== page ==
Six dump trucks, or less than 100 cubic yards of debris, mostly plastic pipes and furniture, went to a landfill, Fisher said.
“It’s not over, but we’ve made a lot of progress,” he said.
Planting 4 million trees
The trickier job may be getting the trees to grow again. It is critically important in an county that closely identifies with them, a place where seemingly every other business has “Lost Pines” in its name.
“I wouldn’t know what all the names would be without the Lost Pines,” Bastrop County Judge Jim Wither said.
To restore the forest, Texas Parks and Wildlife intends to plant more than 4 million trees on public and private land over the next five years.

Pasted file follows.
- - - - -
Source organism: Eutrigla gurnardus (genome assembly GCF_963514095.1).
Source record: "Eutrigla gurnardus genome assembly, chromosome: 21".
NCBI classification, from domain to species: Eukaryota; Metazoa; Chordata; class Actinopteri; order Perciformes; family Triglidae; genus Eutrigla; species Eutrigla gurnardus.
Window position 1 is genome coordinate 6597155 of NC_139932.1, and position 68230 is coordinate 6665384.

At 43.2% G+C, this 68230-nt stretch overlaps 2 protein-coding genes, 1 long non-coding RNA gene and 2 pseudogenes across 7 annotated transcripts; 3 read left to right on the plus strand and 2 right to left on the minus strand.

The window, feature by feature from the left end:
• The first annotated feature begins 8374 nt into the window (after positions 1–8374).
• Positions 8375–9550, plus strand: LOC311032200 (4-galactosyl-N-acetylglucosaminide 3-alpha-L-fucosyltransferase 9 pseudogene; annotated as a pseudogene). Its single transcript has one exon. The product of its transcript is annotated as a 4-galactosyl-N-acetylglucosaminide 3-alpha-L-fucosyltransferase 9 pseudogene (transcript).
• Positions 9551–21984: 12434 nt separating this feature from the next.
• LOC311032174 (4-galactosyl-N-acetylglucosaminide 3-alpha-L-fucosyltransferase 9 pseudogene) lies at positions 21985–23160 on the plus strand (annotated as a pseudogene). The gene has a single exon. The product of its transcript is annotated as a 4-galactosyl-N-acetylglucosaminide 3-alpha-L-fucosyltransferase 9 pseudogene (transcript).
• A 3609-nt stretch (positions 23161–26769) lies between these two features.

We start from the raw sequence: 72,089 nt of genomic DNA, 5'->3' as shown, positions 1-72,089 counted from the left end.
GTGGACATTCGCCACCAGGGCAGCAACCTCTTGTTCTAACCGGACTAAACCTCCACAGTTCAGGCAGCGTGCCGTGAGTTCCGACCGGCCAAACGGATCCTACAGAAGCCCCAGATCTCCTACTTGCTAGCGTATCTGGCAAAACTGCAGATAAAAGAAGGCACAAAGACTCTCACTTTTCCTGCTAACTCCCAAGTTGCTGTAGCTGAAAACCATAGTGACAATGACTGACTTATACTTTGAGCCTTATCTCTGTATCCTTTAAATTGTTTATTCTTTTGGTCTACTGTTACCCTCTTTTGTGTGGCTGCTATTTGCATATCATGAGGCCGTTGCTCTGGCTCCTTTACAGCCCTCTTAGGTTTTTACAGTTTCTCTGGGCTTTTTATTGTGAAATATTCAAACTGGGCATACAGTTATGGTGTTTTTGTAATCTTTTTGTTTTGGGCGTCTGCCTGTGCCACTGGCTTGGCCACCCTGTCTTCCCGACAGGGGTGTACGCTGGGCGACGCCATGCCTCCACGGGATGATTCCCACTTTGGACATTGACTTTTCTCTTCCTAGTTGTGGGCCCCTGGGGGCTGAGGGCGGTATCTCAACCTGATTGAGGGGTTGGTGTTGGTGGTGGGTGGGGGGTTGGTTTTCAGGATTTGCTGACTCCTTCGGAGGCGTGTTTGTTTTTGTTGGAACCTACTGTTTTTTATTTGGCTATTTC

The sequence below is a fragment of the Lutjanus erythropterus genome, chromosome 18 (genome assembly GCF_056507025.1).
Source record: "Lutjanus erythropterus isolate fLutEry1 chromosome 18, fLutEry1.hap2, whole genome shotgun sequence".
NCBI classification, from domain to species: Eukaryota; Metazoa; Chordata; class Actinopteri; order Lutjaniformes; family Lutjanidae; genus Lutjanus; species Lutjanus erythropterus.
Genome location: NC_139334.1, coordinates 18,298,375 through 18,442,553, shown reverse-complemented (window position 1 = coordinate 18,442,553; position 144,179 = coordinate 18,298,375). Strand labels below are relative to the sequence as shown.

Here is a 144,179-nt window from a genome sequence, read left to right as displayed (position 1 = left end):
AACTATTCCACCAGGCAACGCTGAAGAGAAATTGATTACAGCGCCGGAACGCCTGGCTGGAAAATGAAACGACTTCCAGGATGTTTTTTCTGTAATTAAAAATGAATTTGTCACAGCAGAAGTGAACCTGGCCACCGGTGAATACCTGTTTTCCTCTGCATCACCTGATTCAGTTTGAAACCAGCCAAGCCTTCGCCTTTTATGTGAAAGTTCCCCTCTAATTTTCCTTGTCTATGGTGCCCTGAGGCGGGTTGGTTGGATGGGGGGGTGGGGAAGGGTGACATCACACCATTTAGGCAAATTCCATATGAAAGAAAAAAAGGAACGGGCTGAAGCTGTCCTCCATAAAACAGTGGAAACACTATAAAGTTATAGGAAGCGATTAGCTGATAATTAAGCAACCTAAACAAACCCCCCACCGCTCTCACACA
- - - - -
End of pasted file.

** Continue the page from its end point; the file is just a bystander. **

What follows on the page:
The effort, however, will require more than putting pine seedlings in the ground.
Forest managers also must control erosion and stabilize the soil by reseeding native grasses. Above-average rainfall last winter stripped the barren landscape of the topsoil plants need.
The foresters will use controlled burns and chemicals to prevent oak and yaupon from taking over and shading out sun-loving pines.
Even then, they intend to plant 500 trees an acre with the hope that 50 will grow to maturity. It takes 30 years or more for a pine to reach a modest height of at least 50 feet, experts said.
The seedlings come from the same genetic stock as the 80-foot pines that carpeted the area before the fire. The Arbor Day Foundation, which is leading the fundraising effort for forest recovery, is seeking $4 million, or $1 per tree.
In January, crews will fan out across the sandy terrain to plant the seedlings by hand. The work will be repeated each year through 2017, perhaps longer if drought interferes.